By: Sarah Yi — Editor-in-Chief
Recent attacks and hate crimes toward Asian Americans have led to many protests around the nation. This hate and targeted violence is not new but has increased a significant amount with the Coronavirus pandemic.
According to USA Today, “about 17% of Asian Americans reported sexual harassment, stalking, physical threats and other incidents, up from 11% last year.” In addition, about 21% of Asian Americans say they have been harassed online.
“Social media has significantly contributed to the pandemic of prejudice and hate against Asian populations globally…social media has turned terms such as ‘Chinese virus’ and ‘Wuhan virus’ into race-based stigma against Asian groups in the United States and overseas,” said Anahi Viladrich, a professor of sociology at Queens College and The Graduate Center at the City University of New York.
Many of these targeted assaults have been overlooked. New York City community activist Don Lee says we must call it what it is. “These are not random attacks. We’re asking for recognition that these crimes are happening,” Lee said. Some hate crimes are murders and stabbings while others are more common such as spitting on Asians on the street and name-calling.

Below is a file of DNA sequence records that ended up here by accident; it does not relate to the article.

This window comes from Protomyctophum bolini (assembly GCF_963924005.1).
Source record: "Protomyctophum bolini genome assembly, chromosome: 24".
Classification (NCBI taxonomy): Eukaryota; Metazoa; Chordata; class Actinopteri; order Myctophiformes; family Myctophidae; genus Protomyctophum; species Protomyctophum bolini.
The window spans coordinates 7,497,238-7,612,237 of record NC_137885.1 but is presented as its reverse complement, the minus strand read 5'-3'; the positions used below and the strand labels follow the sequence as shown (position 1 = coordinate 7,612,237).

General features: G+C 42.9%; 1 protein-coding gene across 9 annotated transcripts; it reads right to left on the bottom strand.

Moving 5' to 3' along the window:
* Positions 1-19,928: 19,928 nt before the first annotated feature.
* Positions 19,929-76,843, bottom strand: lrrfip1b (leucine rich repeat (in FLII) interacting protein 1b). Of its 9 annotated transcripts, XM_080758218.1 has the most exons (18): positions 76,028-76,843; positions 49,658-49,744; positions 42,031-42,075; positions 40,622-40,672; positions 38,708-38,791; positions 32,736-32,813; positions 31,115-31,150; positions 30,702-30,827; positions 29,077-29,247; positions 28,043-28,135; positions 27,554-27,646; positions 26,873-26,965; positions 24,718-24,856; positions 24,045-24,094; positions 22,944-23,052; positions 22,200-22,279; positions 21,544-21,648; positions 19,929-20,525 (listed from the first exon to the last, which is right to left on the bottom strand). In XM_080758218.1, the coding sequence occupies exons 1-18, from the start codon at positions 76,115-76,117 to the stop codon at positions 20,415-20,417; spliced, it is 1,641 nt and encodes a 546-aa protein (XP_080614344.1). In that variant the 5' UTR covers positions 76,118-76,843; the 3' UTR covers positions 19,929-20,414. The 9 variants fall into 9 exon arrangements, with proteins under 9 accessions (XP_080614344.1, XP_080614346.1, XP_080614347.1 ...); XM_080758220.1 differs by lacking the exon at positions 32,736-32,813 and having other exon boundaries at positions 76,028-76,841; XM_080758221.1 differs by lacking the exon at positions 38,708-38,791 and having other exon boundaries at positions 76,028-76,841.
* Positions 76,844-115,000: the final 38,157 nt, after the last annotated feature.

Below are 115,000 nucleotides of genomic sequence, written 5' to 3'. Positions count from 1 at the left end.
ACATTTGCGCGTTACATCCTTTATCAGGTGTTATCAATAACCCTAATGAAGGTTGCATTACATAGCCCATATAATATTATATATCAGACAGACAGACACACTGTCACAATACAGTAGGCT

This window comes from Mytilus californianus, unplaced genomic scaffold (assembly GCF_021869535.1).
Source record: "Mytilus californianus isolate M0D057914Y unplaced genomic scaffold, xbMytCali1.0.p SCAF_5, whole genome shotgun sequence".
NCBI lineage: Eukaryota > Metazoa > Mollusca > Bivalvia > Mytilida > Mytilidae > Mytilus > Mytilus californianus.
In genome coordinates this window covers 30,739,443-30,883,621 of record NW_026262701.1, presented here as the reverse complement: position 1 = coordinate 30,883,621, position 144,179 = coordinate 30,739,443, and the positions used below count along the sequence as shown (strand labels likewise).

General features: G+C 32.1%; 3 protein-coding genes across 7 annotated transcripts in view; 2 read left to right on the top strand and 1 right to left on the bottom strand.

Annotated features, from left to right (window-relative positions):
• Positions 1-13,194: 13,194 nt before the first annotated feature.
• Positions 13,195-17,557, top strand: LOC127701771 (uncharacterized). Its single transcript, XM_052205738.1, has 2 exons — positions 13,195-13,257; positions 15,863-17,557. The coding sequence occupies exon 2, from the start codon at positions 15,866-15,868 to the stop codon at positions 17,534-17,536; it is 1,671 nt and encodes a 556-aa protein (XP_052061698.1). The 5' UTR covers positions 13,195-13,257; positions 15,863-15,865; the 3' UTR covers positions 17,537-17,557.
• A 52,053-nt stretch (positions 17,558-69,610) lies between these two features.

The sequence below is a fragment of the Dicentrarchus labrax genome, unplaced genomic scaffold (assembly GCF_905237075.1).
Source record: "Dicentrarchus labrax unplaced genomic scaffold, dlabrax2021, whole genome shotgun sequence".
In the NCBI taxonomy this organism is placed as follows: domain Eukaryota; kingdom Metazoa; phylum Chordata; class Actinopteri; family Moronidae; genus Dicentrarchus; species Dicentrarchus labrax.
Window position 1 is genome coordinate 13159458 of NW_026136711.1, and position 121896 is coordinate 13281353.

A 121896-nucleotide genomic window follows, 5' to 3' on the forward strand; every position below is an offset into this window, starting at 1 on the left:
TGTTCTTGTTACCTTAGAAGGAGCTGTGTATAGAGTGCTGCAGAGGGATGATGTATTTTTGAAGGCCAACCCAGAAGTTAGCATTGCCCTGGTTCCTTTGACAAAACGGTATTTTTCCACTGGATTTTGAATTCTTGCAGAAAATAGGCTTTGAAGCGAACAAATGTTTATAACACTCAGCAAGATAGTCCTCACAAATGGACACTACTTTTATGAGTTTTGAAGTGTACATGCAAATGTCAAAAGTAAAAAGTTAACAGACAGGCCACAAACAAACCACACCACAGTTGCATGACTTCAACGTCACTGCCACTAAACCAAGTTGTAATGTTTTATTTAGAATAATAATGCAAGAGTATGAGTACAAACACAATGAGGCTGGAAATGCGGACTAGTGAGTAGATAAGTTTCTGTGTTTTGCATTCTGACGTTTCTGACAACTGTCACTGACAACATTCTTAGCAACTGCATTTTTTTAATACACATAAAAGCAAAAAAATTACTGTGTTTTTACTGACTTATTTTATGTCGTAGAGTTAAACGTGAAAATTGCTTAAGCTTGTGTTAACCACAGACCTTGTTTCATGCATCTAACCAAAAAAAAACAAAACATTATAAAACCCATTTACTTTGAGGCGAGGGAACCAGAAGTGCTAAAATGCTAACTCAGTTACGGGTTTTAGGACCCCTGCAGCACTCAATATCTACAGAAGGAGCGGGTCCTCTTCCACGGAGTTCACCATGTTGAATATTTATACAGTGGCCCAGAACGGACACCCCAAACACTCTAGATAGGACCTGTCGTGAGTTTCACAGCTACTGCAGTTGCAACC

Robert Aaron Long, a white male, shot eight women. Six of whom were of Asian descent at three different spas in Atlanta, Georgia on Tuesday, March 16, 2021. Long was charged and claims it wasn’t a racist motive, but it was because of his “sexual addiction.”
The New York Times says Asian American females are stereotyped as being weak and unable to speak up for themselves, making them perfect targets. Unfortunately, many of these racially motivated incidents have not resulted in arrests. In fact, multiple reports of violence and incidents against Asian Americans have not led to arrests and have not been charged as hate crime.
In 2020, hate crimes and attacks toward Asian Americans involved people blaming Asians for spreading the Coronavirus, using language such as “China virus” and “Kung Flu.” Former President Donald Trump regularly used these expressions at his rallies.
The supervising attorney with the racial justice unit at Legal Aid, a public defenders group, Anne Oredeko says she rarely sees people who are more socially privileged be the ones accused of hate crimes. “Often what you end up seeing is people of color being accused of hate crimes,” Oredeko added.
Junior Sydney Donahue says these recent incidents makes her scared for her family and sad that it’s 2021 and we still have to teach people not to be this way. “I think the people committing these crimes are disgusting and I hope the families get justice,” said Donahue.
Donahue says in the future, she thinks there should be more education in schools on Asians and making sure names are pronounced correctly. “Just doing as much as possible to educate people so hopefully they won’t feel hatred toward any kind of people,” Donahue added.
“My history class discussed recent hate crimes toward Asian Americans in a very comfortable way and allowed students to be heard,” she said. “People were open to listening.”
Image from voanews.com